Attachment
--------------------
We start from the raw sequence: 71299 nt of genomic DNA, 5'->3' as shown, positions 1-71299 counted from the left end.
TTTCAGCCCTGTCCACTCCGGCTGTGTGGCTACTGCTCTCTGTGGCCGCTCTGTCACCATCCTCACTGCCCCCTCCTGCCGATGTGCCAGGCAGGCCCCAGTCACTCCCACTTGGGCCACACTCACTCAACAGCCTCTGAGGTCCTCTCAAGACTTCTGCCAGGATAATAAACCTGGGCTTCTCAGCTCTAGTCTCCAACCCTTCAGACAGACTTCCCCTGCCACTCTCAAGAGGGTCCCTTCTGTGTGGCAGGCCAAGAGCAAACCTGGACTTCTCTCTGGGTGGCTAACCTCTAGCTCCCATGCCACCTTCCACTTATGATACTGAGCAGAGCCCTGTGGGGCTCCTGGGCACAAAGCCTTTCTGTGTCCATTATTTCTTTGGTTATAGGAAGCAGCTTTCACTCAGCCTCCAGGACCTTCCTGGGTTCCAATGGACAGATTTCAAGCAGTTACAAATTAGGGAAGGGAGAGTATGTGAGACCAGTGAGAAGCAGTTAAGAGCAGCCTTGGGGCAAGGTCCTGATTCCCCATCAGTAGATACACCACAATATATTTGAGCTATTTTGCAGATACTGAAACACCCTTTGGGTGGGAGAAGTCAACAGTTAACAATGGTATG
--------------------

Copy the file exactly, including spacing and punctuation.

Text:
We start from the raw sequence: 71299 nt of genomic DNA, 5'->3' as shown, positions 1-71299 counted from the left end.
TTTCAGCCCTGTCCACTCCGGCTGTGTGGCTACTGCTCTCTGTGGCCGCTCTGTCACCATCCTCACTGCCCCCTCCTGCCGATGTGCCAGGCAGGCCCCAGTCACTCCCACTTGGGCCACACTCACTCAACAGCCTCTGAGGTCCTCTCAAGACTTCTGCCAGGATAATAAACCTGGGCTTCTCAGCTCTAGTCTCCAACCCTTCAGACAGACTTCCCCTGCCACTCTCAAGAGGGTCCCTTCTGTGTGGCAGGCCAAGAGCAAACCTGGACTTCTCTCTGGGTGGCTAACCTCTAGCTCCCATGCCACCTTCCACTTATGATACTGAGCAGAGCCCTGTGGGGCTCCTGGGCACAAAGCCTTTCTGTGTCCATTATTTCTTTGGTTATAGGAAGCAGCTTTCACTCAGCCTCCAGGACCTTCCTGGGTTCCAATGGACAGATTTCAAGCAGTTACAAATTAGGGAAGGGAGAGTATGTGAGACCAGTGAGAAGCAGTTAAGAGCAGCCTTGGGGCAAGGTCCTGATTCCCCATCAGTAGATACACCACAATATATTTGAGCTATTTTGCAGATACTGAAACACCCTTTGGGTGGGAGAAGTCAACAGTTAACAATGGTATG